July 29, 1932: Santo Bazzano came to our attention while we were researching the 1932 murders of the Volpe brothers. Bazzano was identified as a witness. He was in the Wylie Avenue coffee shop where the killings took place and hid behind a counter when bullets started to fly. He was still there when police rushed in several minutes later.
Bazzano was “crouched behind a counter and crying hysterically, ‘I don’t want to be shot, I don’t want to be shot,’ ” read the Sun-Telegraph.
Dead on the floor of the shop were James and Arthur Volpe. John Volpe’s bullet-riddled body was outside, lying a few feet from the shop’s entrance.
(Read a detailed account of the Volpe murders in the PG’s interactive presentation, “Pittsburgh: The Dark Years.”)
The Volpe brothers were well-known racketeers. Their killings at lunchtime on a busy street shocked the city. Police could find only one witness — Santo Bazzano. Our archives contain a picture of two detectives marching a man in handcuffs away from the scene. A handwritten note on the back of the image indicates this is Bazzano. He was taken to headquarters and questioned, but Bazzano couldn’t (or wouldn’t) identify the gunmen. The Volpes were his buddies, he said. So he was released.
A few weeks later, Bazzano was again in the news — his older brother John Bazzano had been stabbed more than 20 times during a visit to Brooklyn, N.Y. John Bazzano, himself a racketeer, was implicated in the Volpe assassinations. Santo followed his brother’s widow as John’s casket was marched to its grave.
Santo Bazzano then disappeared from the news until 1935. In January of that year, police had some questions for him concerning the murder of a Bridgeville gambler, whose body was found face-down in a muddy lane two miles west of Carnegie. We found no evidence Bazzano was arrested or charged. His name failed to turn up in any later news stories.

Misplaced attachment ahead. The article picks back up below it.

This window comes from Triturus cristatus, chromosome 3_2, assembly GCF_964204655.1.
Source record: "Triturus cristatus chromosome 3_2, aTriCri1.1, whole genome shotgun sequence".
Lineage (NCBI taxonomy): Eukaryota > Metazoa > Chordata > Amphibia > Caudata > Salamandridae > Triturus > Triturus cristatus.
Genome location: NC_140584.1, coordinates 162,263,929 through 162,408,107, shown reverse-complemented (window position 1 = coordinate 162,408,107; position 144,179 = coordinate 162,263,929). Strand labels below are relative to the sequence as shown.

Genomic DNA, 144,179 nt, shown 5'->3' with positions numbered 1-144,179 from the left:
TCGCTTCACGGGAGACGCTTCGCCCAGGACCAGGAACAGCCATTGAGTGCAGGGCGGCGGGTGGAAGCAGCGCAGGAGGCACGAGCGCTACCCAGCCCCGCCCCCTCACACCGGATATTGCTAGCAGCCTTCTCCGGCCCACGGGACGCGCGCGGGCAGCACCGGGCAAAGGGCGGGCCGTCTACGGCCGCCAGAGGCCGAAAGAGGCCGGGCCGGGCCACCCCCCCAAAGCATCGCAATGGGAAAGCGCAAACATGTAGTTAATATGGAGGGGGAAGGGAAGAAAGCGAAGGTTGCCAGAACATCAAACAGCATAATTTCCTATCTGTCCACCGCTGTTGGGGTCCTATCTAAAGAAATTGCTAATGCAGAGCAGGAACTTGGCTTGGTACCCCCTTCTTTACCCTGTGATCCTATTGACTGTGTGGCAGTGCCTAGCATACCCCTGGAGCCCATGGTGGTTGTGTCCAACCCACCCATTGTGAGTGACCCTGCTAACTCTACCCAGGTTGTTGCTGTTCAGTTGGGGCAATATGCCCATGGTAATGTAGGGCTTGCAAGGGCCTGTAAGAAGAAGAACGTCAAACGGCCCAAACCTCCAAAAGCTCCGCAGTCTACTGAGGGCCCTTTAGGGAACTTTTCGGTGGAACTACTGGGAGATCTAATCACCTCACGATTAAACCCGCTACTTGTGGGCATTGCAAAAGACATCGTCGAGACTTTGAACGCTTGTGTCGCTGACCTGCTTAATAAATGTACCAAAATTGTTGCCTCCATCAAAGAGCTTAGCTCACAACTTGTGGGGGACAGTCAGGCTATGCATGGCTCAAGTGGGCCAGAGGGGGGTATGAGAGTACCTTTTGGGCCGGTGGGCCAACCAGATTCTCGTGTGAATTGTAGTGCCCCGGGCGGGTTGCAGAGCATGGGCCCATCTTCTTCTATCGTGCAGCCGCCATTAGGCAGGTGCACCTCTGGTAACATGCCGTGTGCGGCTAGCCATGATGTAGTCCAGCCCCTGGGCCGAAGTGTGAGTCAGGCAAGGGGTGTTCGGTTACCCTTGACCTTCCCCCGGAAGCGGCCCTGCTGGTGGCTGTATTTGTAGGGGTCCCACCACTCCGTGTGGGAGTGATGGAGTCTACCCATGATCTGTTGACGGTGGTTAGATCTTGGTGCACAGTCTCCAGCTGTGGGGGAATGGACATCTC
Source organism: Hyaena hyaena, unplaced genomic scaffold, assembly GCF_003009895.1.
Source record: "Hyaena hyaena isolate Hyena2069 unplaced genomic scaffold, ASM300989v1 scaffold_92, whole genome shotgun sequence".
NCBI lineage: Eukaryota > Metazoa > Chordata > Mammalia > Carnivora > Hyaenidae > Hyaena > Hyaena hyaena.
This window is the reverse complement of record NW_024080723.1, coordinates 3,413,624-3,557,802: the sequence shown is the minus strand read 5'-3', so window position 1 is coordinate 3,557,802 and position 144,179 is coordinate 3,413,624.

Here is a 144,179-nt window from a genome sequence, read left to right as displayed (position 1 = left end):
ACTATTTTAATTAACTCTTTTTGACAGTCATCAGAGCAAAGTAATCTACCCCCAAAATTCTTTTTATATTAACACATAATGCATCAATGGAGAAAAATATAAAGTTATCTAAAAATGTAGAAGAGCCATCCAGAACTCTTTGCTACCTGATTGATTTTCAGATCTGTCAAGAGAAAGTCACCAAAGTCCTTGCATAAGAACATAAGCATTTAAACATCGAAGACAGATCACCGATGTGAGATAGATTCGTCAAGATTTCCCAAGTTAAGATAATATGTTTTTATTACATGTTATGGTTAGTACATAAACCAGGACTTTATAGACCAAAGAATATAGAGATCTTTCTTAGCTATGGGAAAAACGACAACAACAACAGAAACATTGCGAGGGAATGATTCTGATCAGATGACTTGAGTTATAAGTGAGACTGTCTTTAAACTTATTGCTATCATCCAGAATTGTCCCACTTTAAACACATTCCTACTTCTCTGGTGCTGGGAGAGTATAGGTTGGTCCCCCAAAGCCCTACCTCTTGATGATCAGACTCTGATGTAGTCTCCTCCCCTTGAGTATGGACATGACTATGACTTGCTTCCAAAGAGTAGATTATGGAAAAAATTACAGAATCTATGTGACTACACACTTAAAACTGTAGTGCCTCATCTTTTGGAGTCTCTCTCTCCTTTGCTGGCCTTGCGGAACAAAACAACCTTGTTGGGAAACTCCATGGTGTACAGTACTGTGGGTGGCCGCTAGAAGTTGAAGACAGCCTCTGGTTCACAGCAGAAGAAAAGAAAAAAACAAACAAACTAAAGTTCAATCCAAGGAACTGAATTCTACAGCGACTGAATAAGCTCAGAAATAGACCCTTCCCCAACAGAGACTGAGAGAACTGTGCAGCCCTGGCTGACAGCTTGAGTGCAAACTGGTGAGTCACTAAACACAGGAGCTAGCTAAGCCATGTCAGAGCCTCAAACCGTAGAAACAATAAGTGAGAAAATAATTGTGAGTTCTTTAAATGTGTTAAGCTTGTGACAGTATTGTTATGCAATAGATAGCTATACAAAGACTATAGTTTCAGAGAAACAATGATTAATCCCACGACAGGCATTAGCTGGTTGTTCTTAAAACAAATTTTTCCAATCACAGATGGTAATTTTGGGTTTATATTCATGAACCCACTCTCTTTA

We wondered, “What happened to this young man who witnessed one of the most brazen murders in the city’s history?”
Census records indicate he was born Oct. 8, 1904, in Reggio Calabria, Italy, and came to the United States in 1921. His brother John had already settled here — he was a rising star in the Pittsburgh-area bootleg business. By 1932, John had teamed up with the Volpe brothers. That’s how Santo ended up in the coffee shop during the murders. Apparently, John had changed his mind about the partnership.
By 1940, Santo Bazzano was living in Arnold, Westmoreland County, with his wife Vera, daughter Emma and son Stephen. Census records list his occupation as proprietor of a pool hall. Over the next several years, he’d own and operate a number of businesses, including the Colfax Inn in Springdale and the Havana Inn in Arnold.
His obituary states Bazzano was famous for his homemade spaghetti sauce. His son, Robert Bazzano of Lower Burrell, remembers him as “a great father. He ruled the roost.
“He was really truthful. He didn’t lie,” Robert said. “And he didn’t like anybody who lied.”
Santo and Vera Bazzano were married 65 years and raised four sons and two daughters. He died at his home in Springdale on Oct. 17, 2002. He was 98.
And what did Santo see in that Wylie Avenue coffee shop more than 80 years ago? Santo never talked about it, Robert said.